I attended my first Writers’ Conference many years ago when I first began writing in earnest. When I returned home, I told my husband what a fantastic time I’d had and how useful it was, and he asked if I was going again the next year. I remember saying, ‘Only if I can earn the money to pay from it from selling my writing.’
The conference had inspired me to get my work out there and yes, I’d earned enough from short story competitions to go back to Winchester the following year.
I’ve been addicted to such events ever since. I’ve been to the Winchester Conference many times, a regular attendee at the Writers Holiday both in Caerleon and at its new home at Fishguard. I’ve been to a couple of Avon courses, Ty Newydd and to Swanwick. They all have their own character but all buzz with that inspirational spark. They are great place to rub shoulders with big name authors and make new friends.
Twelve novels on (though I never found publishers for the first two) I have learnt a fair amount and, though I may find the appeal of the majority of the workshops rather basic, writer events are as important as ever because spending a week with others who are as passionate about writing as I am is essential to keep to me inspired and determined to keep at it, especially when the going gets tough and the pressures of everyday life insist on trying to take over.
In addition to these residential conferences, there are many festivals and one day events that help keep me on my toes.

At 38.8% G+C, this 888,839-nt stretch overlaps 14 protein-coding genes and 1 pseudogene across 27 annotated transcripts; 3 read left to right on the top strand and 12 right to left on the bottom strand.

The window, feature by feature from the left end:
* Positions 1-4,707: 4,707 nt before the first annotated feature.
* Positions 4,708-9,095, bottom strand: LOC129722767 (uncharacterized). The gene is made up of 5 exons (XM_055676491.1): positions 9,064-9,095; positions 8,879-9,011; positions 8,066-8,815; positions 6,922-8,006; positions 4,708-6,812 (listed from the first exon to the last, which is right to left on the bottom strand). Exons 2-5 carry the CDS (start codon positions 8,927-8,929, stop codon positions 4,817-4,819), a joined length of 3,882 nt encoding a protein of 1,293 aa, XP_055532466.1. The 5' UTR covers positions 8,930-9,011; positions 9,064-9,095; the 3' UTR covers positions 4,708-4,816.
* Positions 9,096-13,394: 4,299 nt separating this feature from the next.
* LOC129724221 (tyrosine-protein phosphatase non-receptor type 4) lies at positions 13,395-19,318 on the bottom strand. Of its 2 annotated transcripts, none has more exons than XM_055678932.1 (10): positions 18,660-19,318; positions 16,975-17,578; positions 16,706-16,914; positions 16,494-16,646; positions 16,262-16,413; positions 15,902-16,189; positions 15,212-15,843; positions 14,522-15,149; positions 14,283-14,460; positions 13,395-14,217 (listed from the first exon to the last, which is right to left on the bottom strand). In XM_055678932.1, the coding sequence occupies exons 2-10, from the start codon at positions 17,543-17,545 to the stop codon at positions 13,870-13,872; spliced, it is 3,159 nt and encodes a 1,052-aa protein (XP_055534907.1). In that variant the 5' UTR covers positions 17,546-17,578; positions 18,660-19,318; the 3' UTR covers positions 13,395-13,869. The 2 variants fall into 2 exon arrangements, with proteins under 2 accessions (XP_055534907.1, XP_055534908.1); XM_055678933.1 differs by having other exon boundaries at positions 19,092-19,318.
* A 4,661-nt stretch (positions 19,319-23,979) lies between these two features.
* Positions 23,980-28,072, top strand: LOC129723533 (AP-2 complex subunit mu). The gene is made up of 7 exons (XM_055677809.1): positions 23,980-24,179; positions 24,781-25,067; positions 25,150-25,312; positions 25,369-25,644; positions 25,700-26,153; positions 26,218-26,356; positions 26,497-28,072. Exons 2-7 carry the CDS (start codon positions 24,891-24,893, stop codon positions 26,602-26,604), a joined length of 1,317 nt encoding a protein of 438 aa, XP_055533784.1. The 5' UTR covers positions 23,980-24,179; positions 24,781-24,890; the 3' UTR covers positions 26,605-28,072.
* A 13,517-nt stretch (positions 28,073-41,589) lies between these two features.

Last month, I was down in Portsmouth for the Mystery Fest. It was a great day. The guest of honour was the wonderful Simon Brett. His Charles Paris novels have been firm favourites with me since the first one came out. I was heartbroken when he dropped the series and began writing another series. Though the good news is that after a fifteen-year break, Charles Paris is back! Simon gave an hilarious monologue – ‘Lines of Enquiry’ poking fun at all the clichés of the Police Procedural.
There were talks on Victorian Crime Writing, on the real-life investigations of Conan Doyle and another titled Bodies in the Library.
I also gave a presentation, ‘Research and the Crime Writer’, talking about how I do my research and, as my latest books are all travel mysteries, how the things that happen on my research ‘holidays’ help to feed the plot of each novel. I also talked about the vast repertoire of ‘experts’ I need to consult to ensure that everything that ends up in the novel is authentic.
The Mystery Fest included two panels. In the first, a group of authors were interviewed about their work and the importance of reviews by two reviewers. In a second panel, entitled ‘Single Offender or Serial Killer?’ five writers discussed the pros and cons of stand-alone novels compared with writing series novels. All in all, a brilliant day.
One of the great advantages of being a writer in Britain is that you are never that far from some kind of writing event. Don’t ask me which is my favourite. They are all different in their own way and which one I choose each year depends on what I need at the time. I love them all.
Do you have a favourite?